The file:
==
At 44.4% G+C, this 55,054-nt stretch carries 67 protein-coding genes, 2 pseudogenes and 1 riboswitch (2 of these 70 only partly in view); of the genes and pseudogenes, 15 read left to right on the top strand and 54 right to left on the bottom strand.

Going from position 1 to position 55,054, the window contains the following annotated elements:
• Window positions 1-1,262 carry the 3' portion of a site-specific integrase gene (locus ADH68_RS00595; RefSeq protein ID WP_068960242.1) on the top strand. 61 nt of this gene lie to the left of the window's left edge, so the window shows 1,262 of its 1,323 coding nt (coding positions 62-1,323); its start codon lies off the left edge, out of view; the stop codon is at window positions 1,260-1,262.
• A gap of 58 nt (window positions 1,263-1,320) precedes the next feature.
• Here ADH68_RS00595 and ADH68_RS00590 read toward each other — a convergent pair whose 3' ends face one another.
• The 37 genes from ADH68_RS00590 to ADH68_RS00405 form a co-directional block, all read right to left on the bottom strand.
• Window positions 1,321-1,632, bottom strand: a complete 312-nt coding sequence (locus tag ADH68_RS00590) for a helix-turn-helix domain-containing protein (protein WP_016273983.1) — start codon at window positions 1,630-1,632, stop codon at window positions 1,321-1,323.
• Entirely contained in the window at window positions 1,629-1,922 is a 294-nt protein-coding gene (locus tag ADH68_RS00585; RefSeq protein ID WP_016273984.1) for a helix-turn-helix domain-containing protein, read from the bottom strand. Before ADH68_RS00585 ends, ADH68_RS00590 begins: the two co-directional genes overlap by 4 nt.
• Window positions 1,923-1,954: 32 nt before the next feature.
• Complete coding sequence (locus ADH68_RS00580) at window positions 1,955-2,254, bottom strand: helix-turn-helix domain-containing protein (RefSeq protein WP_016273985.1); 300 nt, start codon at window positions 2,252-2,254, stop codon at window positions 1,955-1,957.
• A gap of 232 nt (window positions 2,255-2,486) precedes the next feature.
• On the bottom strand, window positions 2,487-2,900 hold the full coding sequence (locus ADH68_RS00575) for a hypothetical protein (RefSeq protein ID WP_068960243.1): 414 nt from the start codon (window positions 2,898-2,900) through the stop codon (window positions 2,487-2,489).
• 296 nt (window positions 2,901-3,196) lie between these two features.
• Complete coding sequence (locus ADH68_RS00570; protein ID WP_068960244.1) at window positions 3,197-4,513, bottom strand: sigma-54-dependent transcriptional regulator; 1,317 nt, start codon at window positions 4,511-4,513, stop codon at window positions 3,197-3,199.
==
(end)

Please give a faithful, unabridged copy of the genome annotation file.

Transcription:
At 44.4% G+C, this 55,054-nt stretch carries 67 protein-coding genes, 2 pseudogenes and 1 riboswitch (2 of these 70 only partly in view); of the genes and pseudogenes, 15 read left to right on the top strand and 54 right to left on the bottom strand.

Going from position 1 to position 55,054, the window contains the following annotated elements:
• Window positions 1-1,262 carry the 3' portion of a site-specific integrase gene (locus ADH68_RS00595; RefSeq protein ID WP_068960242.1) on the top strand. 61 nt of this gene lie to the left of the window's left edge, so the window shows 1,262 of its 1,323 coding nt (coding positions 62-1,323); its start codon lies off the left edge, out of view; the stop codon is at window positions 1,260-1,262.
• A gap of 58 nt (window positions 1,263-1,320) precedes the next feature.
• Here ADH68_RS00595 and ADH68_RS00590 read toward each other — a convergent pair whose 3' ends face one another.
• The 37 genes from ADH68_RS00590 to ADH68_RS00405 form a co-directional block, all read right to left on the bottom strand.
• Window positions 1,321-1,632, bottom strand: a complete 312-nt coding sequence (locus tag ADH68_RS00590) for a helix-turn-helix domain-containing protein (protein WP_016273983.1) — start codon at window positions 1,630-1,632, stop codon at window positions 1,321-1,323.
• Entirely contained in the window at window positions 1,629-1,922 is a 294-nt protein-coding gene (locus tag ADH68_RS00585; RefSeq protein ID WP_016273984.1) for a helix-turn-helix domain-containing protein, read from the bottom strand. Before ADH68_RS00585 ends, ADH68_RS00590 begins: the two co-directional genes overlap by 4 nt.
• Window positions 1,923-1,954: 32 nt before the next feature.
• Complete coding sequence (locus ADH68_RS00580) at window positions 1,955-2,254, bottom strand: helix-turn-helix domain-containing protein (RefSeq protein WP_016273985.1); 300 nt, start codon at window positions 2,252-2,254, stop codon at window positions 1,955-1,957.
• A gap of 232 nt (window positions 2,255-2,486) precedes the next feature.
• On the bottom strand, window positions 2,487-2,900 hold the full coding sequence (locus ADH68_RS00575) for a hypothetical protein (RefSeq protein ID WP_068960243.1): 414 nt from the start codon (window positions 2,898-2,900) through the stop codon (window positions 2,487-2,489).
• 296 nt (window positions 2,901-3,196) lie between these two features.
• Complete coding sequence (locus ADH68_RS00570; protein ID WP_068960244.1) at window positions 3,197-4,513, bottom strand: sigma-54-dependent transcriptional regulator; 1,317 nt, start codon at window positions 4,511-4,513, stop codon at window positions 3,197-3,199.